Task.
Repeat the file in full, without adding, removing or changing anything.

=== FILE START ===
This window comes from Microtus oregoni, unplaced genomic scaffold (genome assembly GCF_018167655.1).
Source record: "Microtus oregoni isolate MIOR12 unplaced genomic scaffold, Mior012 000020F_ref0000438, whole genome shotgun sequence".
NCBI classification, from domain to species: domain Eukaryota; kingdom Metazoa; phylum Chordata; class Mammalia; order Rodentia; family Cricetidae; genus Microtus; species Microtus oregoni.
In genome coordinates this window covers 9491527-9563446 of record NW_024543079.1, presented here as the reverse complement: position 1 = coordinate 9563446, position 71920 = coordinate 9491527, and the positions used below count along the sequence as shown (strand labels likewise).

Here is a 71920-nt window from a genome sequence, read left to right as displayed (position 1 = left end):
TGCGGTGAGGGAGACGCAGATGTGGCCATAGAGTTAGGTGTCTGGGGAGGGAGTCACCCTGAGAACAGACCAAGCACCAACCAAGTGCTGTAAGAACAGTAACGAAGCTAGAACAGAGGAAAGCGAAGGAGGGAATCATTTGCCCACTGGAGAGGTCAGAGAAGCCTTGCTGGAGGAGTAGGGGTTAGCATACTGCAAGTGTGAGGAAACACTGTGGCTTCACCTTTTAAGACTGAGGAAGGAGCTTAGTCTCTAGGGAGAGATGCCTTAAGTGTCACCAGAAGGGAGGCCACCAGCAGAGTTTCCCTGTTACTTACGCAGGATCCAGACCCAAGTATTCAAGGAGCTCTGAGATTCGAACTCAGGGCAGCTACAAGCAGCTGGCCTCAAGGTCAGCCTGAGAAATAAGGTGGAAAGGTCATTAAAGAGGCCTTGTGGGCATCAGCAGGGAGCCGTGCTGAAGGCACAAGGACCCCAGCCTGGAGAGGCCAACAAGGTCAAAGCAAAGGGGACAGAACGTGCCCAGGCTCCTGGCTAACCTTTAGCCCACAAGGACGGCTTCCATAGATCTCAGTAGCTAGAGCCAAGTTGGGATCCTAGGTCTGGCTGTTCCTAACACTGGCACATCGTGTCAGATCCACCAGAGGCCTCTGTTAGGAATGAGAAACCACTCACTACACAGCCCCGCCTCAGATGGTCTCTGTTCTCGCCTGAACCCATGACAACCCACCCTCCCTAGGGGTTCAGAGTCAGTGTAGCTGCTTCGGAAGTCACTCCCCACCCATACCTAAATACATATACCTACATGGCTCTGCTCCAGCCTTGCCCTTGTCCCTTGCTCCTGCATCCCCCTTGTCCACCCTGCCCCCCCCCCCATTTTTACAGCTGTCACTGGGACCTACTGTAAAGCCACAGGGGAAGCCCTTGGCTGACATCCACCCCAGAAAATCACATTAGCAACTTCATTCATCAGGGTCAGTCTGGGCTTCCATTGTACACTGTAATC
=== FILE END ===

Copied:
This window comes from Microtus oregoni, unplaced genomic scaffold (genome assembly GCF_018167655.1).
Source record: "Microtus oregoni isolate MIOR12 unplaced genomic scaffold, Mior012 000020F_ref0000438, whole genome shotgun sequence".
NCBI classification, from domain to species: domain Eukaryota; kingdom Metazoa; phylum Chordata; class Mammalia; order Rodentia; family Cricetidae; genus Microtus; species Microtus oregoni.
In genome coordinates this window covers 9491527-9563446 of record NW_024543079.1, presented here as the reverse complement: position 1 = coordinate 9563446, position 71920 = coordinate 9491527, and the positions used below count along the sequence as shown (strand labels likewise).

Here is a 71920-nt window from a genome sequence, read left to right as displayed (position 1 = left end):
TGCGGTGAGGGAGACGCAGATGTGGCCATAGAGTTAGGTGTCTGGGGAGGGAGTCACCCTGAGAACAGACCAAGCACCAACCAAGTGCTGTAAGAACAGTAACGAAGCTAGAACAGAGGAAAGCGAAGGAGGGAATCATTTGCCCACTGGAGAGGTCAGAGAAGCCTTGCTGGAGGAGTAGGGGTTAGCATACTGCAAGTGTGAGGAAACACTGTGGCTTCACCTTTTAAGACTGAGGAAGGAGCTTAGTCTCTAGGGAGAGATGCCTTAAGTGTCACCAGAAGGGAGGCCACCAGCAGAGTTTCCCTGTTACTTACGCAGGATCCAGACCCAAGTATTCAAGGAGCTCTGAGATTCGAACTCAGGGCAGCTACAAGCAGCTGGCCTCAAGGTCAGCCTGAGAAATAAGGTGGAAAGGTCATTAAAGAGGCCTTGTGGGCATCAGCAGGGAGCCGTGCTGAAGGCACAAGGACCCCAGCCTGGAGAGGCCAACAAGGTCAAAGCAAAGGGGACAGAACGTGCCCAGGCTCCTGGCTAACCTTTAGCCCACAAGGACGGCTTCCATAGATCTCAGTAGCTAGAGCCAAGTTGGGATCCTAGGTCTGGCTGTTCCTAACACTGGCACATCGTGTCAGATCCACCAGAGGCCTCTGTTAGGAATGAGAAACCACTCACTACACAGCCCCGCCTCAGATGGTCTCTGTTCTCGCCTGAACCCATGACAACCCACCCTCCCTAGGGGTTCAGAGTCAGTGTAGCTGCTTCGGAAGTCACTCCCCACCCATACCTAAATACATATACCTACATGGCTCTGCTCCAGCCTTGCCCTTGTCCCTTGCTCCTGCATCCCCCTTGTCCACCCTGCCCCCCCCCCCATTTTTACAGCTGTCACTGGGACCTACTGTAAAGCCACAGGGGAAGCCCTTGGCTGACATCCACCCCAGAAAATCACATTAGCAACTTCATTCATCAGGGTCAGTCTGGGCTTCCATTGTACACTGTAATC